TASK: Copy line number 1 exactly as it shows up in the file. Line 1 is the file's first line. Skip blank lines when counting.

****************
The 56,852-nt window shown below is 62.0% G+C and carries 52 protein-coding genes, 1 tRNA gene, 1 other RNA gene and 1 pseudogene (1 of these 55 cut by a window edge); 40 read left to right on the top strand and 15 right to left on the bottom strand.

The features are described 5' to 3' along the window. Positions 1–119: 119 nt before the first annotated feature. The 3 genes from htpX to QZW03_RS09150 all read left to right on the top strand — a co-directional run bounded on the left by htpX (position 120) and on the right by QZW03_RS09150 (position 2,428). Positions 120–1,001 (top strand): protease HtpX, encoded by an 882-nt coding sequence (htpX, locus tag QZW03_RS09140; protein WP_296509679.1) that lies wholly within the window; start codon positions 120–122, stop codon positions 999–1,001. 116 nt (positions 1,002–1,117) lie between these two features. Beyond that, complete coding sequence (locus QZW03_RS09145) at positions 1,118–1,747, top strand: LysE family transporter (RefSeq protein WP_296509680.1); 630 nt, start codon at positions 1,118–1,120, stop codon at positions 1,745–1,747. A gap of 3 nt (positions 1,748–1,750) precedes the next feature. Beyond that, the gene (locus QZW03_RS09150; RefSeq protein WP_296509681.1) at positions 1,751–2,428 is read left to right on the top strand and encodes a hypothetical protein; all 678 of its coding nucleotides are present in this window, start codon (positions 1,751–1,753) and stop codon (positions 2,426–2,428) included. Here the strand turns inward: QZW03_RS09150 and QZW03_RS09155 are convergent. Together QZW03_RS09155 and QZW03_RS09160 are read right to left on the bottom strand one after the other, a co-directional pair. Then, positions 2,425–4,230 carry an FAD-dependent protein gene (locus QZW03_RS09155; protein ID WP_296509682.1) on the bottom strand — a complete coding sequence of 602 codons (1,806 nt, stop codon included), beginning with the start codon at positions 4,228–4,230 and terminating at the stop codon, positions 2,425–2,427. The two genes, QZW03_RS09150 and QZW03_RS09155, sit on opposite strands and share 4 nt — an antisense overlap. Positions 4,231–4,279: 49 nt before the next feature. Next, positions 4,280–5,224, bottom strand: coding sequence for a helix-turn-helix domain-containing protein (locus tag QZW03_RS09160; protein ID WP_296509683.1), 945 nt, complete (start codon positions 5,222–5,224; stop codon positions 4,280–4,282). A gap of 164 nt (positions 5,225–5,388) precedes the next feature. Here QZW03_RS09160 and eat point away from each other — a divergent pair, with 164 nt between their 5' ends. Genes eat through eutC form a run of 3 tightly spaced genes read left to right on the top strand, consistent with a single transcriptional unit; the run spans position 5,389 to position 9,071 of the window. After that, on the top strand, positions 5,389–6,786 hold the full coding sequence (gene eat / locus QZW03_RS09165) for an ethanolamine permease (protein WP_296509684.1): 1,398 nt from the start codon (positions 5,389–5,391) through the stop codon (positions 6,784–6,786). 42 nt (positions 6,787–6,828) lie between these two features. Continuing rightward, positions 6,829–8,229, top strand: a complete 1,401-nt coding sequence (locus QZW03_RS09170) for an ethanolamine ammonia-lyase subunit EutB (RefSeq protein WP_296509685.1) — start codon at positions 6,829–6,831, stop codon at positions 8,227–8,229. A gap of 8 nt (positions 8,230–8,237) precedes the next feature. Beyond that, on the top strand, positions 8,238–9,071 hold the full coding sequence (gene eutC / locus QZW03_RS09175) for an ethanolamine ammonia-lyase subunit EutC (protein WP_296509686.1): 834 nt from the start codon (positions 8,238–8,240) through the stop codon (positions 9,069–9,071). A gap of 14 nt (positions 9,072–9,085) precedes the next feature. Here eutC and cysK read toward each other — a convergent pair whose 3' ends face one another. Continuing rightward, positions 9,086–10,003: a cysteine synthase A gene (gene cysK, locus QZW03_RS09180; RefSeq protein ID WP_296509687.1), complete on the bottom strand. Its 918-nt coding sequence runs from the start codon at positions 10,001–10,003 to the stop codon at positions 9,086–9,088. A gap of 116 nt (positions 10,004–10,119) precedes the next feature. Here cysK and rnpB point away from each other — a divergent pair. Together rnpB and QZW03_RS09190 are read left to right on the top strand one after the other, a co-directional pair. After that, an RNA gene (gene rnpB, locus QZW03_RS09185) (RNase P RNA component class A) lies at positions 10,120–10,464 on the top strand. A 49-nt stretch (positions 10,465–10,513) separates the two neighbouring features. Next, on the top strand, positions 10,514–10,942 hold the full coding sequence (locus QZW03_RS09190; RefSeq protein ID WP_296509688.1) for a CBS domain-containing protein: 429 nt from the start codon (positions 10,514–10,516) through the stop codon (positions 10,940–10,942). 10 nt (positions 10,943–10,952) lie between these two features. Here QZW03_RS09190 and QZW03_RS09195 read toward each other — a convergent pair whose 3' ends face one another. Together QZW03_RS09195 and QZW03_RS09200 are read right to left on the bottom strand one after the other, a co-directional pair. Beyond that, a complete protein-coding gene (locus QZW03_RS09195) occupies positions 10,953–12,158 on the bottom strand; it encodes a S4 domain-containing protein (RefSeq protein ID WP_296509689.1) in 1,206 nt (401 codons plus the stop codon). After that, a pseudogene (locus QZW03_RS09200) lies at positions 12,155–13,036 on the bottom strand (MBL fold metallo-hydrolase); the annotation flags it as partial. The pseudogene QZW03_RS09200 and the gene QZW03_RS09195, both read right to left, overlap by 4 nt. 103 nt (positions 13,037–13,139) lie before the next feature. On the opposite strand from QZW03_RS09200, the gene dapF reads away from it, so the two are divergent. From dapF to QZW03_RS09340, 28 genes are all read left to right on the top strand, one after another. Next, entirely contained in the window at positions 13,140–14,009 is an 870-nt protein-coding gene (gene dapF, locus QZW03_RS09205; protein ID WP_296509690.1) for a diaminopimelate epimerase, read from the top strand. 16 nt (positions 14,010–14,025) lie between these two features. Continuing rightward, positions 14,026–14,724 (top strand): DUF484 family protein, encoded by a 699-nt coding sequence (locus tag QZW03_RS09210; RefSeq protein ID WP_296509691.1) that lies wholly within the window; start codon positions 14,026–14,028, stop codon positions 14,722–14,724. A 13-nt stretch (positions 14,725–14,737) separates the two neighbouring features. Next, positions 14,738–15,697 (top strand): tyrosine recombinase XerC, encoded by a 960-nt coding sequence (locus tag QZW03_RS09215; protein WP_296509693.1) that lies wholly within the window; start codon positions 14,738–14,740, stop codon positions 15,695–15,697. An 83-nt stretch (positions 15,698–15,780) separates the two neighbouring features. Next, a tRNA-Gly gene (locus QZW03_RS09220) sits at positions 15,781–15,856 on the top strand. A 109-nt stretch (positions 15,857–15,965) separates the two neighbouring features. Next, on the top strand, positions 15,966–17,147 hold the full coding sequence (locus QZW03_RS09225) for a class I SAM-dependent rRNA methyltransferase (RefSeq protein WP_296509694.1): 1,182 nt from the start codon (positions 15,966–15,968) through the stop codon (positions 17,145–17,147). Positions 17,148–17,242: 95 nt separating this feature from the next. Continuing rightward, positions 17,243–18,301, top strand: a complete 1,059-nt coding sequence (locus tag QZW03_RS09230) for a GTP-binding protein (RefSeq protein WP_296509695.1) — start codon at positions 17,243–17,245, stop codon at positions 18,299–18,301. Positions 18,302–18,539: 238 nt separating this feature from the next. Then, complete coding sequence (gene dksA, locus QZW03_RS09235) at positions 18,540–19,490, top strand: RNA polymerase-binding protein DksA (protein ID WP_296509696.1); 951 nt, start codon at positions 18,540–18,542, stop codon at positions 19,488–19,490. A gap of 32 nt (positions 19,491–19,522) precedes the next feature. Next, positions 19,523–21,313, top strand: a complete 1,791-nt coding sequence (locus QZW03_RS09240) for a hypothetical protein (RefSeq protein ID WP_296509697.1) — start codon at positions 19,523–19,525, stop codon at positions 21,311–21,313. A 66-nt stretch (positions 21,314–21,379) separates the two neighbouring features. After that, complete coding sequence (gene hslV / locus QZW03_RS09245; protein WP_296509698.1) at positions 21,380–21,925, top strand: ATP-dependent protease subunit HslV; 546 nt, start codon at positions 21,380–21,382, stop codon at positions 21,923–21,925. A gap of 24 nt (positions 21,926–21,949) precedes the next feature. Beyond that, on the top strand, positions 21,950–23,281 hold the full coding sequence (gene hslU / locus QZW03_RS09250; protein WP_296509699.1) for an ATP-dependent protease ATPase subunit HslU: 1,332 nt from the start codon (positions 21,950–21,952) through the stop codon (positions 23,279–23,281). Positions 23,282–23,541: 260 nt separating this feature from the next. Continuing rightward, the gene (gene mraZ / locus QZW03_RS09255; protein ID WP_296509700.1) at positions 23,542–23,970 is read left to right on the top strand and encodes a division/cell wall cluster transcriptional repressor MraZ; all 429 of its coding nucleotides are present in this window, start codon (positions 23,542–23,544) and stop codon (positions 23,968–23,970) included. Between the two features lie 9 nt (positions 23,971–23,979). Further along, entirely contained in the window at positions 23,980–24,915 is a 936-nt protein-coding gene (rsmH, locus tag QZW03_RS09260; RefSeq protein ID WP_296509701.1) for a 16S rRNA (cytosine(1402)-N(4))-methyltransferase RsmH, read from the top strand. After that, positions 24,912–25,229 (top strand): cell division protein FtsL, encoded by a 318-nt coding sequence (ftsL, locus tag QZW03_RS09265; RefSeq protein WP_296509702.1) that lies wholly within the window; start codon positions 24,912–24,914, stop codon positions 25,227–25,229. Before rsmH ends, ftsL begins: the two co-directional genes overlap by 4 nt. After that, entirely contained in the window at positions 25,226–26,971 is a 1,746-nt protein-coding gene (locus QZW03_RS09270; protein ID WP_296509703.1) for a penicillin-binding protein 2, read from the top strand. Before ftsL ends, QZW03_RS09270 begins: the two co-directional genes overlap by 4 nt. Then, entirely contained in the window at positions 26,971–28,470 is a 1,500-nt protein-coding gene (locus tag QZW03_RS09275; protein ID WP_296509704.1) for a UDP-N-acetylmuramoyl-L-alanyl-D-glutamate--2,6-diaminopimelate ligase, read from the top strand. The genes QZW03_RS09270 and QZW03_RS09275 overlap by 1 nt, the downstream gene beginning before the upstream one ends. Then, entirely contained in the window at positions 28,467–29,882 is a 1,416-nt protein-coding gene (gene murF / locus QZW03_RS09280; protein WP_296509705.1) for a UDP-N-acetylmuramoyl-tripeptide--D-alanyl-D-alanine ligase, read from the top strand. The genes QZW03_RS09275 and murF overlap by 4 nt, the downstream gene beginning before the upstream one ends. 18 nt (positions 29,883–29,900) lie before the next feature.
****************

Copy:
The 56,852-nt window shown below is 62.0% G+C and carries 52 protein-coding genes, 1 tRNA gene, 1 other RNA gene and 1 pseudogene (1 of these 55 cut by a window edge); 40 read left to right on the top strand and 15 right to left on the bottom strand.